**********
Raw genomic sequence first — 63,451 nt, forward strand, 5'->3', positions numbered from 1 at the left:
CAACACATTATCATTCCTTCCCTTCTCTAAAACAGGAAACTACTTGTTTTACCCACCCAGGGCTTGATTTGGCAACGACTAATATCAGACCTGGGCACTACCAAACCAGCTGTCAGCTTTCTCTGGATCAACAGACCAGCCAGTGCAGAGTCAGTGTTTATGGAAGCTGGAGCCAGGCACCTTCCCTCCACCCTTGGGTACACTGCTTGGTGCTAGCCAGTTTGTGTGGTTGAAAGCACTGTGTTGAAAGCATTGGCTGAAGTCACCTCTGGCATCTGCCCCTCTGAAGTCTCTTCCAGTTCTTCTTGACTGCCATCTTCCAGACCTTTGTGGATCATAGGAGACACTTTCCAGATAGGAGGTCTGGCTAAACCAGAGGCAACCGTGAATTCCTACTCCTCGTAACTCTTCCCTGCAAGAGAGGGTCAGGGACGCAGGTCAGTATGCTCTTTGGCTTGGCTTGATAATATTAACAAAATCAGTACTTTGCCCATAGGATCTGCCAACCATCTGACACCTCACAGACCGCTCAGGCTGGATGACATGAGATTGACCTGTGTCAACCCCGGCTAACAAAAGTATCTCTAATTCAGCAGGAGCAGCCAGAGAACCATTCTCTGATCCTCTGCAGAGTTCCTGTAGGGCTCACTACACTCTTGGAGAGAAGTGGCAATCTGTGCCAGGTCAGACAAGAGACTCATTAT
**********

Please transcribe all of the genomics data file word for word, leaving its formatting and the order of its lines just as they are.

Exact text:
Raw genomic sequence first — 63,451 nt, forward strand, 5'->3', positions numbered from 1 at the left:
CAACACATTATCATTCCTTCCCTTCTCTAAAACAGGAAACTACTTGTTTTACCCACCCAGGGCTTGATTTGGCAACGACTAATATCAGACCTGGGCACTACCAAACCAGCTGTCAGCTTTCTCTGGATCAACAGACCAGCCAGTGCAGAGTCAGTGTTTATGGAAGCTGGAGCCAGGCACCTTCCCTCCACCCTTGGGTACACTGCTTGGTGCTAGCCAGTTTGTGTGGTTGAAAGCACTGTGTTGAAAGCATTGGCTGAAGTCACCTCTGGCATCTGCCCCTCTGAAGTCTCTTCCAGTTCTTCTTGACTGCCATCTTCCAGACCTTTGTGGATCATAGGAGACACTTTCCAGATAGGAGGTCTGGCTAAACCAGAGGCAACCGTGAATTCCTACTCCTCGTAACTCTTCCCTGCAAGAGAGGGTCAGGGACGCAGGTCAGTATGCTCTTTGGCTTGGCTTGATAATATTAACAAAATCAGTACTTTGCCCATAGGATCTGCCAACCATCTGACACCTCACAGACCGCTCAGGCTGGATGACATGAGATTGACCTGTGTCAACCCCGGCTAACAAAAGTATCTCTAATTCAGCAGGAGCAGCCAGAGAACCATTCTCTGATCCTCTGCAGAGTTCCTGTAGGGCTCACTACACTCTTGGAGAGAAGTGGCAATCTGTGCCAGGTCAGACAAGAGACTCATTAT